The General (1926)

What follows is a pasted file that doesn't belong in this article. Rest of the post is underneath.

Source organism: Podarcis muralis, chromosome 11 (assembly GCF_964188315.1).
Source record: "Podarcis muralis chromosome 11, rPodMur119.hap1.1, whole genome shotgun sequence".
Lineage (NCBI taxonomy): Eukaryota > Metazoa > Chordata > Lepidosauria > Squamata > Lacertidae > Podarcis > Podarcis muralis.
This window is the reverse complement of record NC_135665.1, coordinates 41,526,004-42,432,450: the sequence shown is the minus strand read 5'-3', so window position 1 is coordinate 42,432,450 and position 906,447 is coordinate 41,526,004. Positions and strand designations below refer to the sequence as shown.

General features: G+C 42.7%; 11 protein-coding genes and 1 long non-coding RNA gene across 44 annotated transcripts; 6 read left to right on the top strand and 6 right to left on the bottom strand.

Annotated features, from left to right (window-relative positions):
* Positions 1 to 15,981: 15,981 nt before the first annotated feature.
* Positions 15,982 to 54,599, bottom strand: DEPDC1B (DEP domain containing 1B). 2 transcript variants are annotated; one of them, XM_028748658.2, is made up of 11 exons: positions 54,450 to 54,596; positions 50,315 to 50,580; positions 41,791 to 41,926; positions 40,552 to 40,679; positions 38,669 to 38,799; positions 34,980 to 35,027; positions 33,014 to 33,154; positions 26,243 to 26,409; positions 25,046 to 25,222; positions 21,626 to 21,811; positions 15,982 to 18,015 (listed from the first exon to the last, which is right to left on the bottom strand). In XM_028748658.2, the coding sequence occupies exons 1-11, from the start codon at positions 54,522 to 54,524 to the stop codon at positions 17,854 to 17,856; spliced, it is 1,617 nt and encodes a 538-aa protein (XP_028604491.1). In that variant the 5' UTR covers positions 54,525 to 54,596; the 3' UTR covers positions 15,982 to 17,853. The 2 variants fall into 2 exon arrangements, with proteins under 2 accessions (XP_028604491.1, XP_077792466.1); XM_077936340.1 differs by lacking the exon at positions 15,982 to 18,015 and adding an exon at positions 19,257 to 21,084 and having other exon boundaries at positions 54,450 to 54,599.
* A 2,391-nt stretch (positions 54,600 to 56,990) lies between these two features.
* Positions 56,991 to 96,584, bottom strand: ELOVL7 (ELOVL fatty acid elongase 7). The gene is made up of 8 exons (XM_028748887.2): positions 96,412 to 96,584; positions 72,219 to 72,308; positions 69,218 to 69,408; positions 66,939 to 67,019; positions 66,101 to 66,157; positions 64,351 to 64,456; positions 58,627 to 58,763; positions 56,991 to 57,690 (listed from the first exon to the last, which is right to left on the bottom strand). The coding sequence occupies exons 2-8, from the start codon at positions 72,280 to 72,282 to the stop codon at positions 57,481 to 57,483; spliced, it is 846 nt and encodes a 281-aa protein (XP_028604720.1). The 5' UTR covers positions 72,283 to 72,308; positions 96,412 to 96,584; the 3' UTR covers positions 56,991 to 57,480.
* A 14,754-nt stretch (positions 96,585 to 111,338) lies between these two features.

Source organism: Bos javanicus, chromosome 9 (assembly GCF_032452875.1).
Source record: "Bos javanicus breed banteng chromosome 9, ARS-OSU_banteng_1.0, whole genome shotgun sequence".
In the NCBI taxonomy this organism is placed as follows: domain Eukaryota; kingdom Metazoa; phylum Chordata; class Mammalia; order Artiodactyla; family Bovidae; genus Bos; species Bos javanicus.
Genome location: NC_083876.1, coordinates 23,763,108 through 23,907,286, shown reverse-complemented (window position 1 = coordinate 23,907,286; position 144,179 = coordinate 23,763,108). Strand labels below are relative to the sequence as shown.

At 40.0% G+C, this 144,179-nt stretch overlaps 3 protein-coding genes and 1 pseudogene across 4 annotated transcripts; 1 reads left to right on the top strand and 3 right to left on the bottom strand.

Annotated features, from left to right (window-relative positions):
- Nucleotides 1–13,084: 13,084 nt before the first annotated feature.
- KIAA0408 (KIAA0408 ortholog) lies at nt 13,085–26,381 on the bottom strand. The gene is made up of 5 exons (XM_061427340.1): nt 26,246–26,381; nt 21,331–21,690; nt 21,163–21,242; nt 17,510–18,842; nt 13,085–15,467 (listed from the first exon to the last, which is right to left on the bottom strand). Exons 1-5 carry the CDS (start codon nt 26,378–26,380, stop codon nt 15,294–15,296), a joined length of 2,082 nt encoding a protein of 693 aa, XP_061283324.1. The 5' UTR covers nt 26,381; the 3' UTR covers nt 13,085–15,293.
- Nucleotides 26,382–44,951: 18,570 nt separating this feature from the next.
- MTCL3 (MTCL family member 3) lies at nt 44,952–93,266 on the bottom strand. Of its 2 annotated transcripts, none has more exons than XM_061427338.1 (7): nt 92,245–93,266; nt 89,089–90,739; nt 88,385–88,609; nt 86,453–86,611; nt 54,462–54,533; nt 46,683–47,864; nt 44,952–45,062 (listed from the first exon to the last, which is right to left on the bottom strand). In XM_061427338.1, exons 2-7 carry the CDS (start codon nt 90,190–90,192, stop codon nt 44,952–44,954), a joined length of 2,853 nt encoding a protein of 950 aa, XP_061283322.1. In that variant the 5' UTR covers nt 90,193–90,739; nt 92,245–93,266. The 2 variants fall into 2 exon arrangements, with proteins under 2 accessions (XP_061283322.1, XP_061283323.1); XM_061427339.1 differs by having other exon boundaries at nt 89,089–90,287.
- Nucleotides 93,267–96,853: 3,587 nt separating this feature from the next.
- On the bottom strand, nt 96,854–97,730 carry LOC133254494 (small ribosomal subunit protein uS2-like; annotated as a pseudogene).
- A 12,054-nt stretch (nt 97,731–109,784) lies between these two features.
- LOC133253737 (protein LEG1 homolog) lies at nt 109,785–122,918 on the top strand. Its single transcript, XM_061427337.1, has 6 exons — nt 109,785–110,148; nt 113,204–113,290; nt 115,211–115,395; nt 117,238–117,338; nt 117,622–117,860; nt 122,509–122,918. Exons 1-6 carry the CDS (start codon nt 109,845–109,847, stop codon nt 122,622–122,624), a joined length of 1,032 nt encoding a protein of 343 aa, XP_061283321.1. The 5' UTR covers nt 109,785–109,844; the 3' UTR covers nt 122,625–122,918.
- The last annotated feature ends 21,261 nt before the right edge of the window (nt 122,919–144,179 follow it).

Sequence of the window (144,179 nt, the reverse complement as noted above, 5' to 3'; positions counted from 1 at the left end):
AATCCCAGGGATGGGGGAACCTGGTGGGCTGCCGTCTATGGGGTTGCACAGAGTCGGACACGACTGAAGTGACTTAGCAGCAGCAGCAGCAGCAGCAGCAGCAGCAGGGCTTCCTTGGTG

It might be hard to imagine that a silent movie made in 1926 would end up on a list of the most expensive movie sets ever created nearly a hundred years after its release. But Buster Keaton's epic The General features one of the most costly sets and subsequent explosion scenes, with a price tag so extravagant it's still talked about today. The title "character" of the General isn't a person, but rather a train that becomes the site of a hijack that takes Keaton's love interest along with it. Keaton plays a soldier who must save the day by setting fire to a bridge and dumping the General into a river. The production spent $42,000 for the orchestrated sequence, which at the time was an incredibly disturbing and shocking event to be shown so graphically onscreen. The cost of the set included building a functional trestle bridge of 215 feet that could accommodate a steam locomotive before the entire shebang was set alight. Adjusting for inflation, this scene would cost roughly $6 million in today's money, which is just one reason fans of cinema still talk about it.